Switching back and forth between color and black-and-white, between vicious satire and shocking horror, Stone constantly plays with our expectations: cartoonish themes and kooky sound effects accompany savage murders; Mickey and Mallory’s car seems to roar through fields of giant dandelions, skies full of fireworks, even through the flames of Hell; bullets hang in mid-air and airborne meat cleavers travel in slow-motion as they find their targets, etc. NATURAL BORN KILLERS scared the bejesus out of moviegoers in 1994; today, as we all deal with daily bombardments of media and messages through the Internet and our iPhones, when mass shootings are analyzed and scrutinized endlessly in the name of “news,” it’s impossible to deny that this relentlessly audacious film was made by people who saw the crazy world to come.
Saturday, March 5th at 10:30am
Tuesday, March 8th at 7:30pm
Friday, March 11th at 10:55pm
On a sunny summer day in the French countryside, drifters Jack (Andrew Simpson) and Véronique (Joséphine de La Baume) hook up and hit the road together. But when they accept a ride from a local oddball (Frédéric Pierrot), the pair finds themselves thrown into a deadly game of cat and mouse in which nothing is what it seems. Bursting with nonstop twists and turns and an undercurrent of Hitchcockian malice, this riveting psychological thriller is a hell of a ride. Legendary cult actress Barbara Crampton co-stars.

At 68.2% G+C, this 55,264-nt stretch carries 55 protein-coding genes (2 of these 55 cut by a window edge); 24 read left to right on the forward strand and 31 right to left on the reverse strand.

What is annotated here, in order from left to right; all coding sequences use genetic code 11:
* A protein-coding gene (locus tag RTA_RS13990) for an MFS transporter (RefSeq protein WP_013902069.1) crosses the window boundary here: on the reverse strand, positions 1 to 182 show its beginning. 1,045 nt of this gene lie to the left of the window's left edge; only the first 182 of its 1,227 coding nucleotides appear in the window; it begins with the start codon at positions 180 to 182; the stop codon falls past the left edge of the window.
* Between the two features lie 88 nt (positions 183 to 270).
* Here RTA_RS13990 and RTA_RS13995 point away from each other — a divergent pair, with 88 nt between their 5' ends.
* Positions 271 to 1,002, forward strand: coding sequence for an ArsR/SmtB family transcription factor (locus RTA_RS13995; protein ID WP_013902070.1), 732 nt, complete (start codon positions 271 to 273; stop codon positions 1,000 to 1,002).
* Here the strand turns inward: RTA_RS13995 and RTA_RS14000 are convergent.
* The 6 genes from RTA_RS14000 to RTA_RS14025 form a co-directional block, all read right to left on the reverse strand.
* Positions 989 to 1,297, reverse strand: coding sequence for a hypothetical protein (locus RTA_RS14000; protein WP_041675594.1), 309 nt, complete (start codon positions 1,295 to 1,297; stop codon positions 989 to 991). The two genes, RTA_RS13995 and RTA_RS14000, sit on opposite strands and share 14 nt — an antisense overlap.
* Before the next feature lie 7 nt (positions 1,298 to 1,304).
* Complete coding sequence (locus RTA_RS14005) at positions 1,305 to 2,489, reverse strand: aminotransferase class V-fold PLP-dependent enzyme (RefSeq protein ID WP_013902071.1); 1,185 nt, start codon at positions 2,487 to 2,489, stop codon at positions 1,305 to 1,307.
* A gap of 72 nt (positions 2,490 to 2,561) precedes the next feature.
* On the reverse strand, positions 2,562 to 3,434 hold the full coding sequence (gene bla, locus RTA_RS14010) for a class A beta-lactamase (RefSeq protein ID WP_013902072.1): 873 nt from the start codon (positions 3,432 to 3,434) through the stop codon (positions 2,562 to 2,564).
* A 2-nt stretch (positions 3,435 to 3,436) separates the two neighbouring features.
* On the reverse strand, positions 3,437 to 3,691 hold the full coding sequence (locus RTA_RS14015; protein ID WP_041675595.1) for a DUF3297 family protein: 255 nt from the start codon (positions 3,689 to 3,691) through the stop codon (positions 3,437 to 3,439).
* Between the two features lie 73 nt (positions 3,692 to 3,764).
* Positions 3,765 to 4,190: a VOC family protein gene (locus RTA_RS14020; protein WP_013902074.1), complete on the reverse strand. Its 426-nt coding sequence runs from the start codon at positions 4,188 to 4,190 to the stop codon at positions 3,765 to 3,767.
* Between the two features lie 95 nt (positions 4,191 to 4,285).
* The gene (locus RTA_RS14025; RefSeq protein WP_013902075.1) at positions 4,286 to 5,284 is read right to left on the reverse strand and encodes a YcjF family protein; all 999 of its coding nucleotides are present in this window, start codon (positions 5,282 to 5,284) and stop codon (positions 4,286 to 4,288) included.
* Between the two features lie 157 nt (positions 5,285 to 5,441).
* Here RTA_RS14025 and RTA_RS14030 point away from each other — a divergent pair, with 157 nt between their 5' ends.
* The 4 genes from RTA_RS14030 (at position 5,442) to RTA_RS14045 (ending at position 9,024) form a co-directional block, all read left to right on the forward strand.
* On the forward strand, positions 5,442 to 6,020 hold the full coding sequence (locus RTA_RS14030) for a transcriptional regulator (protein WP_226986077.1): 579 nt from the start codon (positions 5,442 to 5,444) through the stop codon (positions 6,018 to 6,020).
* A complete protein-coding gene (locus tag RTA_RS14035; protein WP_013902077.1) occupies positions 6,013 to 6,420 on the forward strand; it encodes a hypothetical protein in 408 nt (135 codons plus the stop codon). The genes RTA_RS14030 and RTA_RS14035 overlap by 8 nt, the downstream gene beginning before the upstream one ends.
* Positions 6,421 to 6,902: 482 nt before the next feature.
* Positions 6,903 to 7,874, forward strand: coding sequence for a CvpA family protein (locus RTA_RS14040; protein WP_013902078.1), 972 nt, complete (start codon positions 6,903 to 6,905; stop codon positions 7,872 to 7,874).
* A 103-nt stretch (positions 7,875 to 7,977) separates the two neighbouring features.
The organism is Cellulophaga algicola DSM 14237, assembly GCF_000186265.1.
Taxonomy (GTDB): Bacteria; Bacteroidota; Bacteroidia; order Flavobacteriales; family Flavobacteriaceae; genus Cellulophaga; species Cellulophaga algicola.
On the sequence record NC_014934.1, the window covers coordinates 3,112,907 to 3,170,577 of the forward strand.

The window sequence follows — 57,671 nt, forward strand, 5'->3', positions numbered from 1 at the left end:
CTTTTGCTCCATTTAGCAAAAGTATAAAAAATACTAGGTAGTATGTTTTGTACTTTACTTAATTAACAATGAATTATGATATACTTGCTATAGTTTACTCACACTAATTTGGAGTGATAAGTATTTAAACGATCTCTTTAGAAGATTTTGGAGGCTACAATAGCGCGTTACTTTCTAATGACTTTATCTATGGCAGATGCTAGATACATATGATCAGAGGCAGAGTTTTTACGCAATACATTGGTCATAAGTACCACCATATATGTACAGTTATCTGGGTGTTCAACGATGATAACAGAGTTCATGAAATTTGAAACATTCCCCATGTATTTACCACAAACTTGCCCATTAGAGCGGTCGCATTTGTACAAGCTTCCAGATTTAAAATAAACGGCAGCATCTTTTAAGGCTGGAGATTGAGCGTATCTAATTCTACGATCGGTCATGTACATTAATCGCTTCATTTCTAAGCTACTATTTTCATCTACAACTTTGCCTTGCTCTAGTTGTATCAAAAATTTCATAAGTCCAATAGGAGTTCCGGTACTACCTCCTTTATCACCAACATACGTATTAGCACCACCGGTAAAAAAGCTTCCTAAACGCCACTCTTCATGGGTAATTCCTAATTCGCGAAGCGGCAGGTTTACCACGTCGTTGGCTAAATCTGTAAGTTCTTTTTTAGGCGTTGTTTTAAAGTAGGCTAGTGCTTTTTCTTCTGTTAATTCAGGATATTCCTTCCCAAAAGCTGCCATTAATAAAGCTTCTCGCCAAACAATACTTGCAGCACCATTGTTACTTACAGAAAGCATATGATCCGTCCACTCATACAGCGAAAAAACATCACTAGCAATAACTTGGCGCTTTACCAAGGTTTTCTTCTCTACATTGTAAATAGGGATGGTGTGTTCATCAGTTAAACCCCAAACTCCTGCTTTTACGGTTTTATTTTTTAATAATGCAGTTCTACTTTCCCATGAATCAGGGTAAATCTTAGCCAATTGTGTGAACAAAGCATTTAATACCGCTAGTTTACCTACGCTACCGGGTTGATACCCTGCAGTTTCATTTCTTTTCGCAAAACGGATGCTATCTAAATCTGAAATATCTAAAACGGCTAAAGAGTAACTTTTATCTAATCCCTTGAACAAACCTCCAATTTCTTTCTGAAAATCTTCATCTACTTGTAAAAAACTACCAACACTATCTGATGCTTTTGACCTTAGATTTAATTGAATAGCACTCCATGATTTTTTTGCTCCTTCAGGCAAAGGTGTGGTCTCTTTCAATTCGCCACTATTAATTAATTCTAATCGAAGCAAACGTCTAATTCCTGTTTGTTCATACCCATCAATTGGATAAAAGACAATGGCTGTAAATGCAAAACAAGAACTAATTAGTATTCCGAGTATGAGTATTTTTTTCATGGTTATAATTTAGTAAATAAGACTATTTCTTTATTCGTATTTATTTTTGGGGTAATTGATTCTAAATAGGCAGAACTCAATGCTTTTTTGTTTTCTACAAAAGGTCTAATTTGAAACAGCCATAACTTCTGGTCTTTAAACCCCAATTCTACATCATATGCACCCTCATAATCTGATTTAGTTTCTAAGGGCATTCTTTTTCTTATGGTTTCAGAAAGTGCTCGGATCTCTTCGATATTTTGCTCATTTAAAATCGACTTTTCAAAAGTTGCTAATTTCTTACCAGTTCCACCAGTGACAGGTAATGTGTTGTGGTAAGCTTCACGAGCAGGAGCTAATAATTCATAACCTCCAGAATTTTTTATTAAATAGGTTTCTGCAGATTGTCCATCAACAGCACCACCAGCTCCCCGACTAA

Tuesday, March 15th at 7:30pm
“A census taker once tried to test me. I ate his liver with some fava beans and a nice chianti.”
It’s a tale as old as time: A rookie FBI agent is tasked with tracking down a serial killer who skins his victims and the best way she can find said peeler-of-humans is to forge an unholy alliance with another incarcerated serial killer who is dangerously charismatic and an unrepentant cannibal.
Seriously though, there is nothing old or rote about director Jonathan Demme’s masterful horror thriller. It stormed the box office in 1991 and rightfully made a clean sweep at the Academy Awards that year, picking up Oscars for Best Picture, Actor, Actress, Adapted Screenplay and Director — one of only three films to ever manage such a coup.
Friday, March 18th at 10:55pm
Tuesday, March 22nd at 7:30pm
Warriors…come out to play-ee-ay.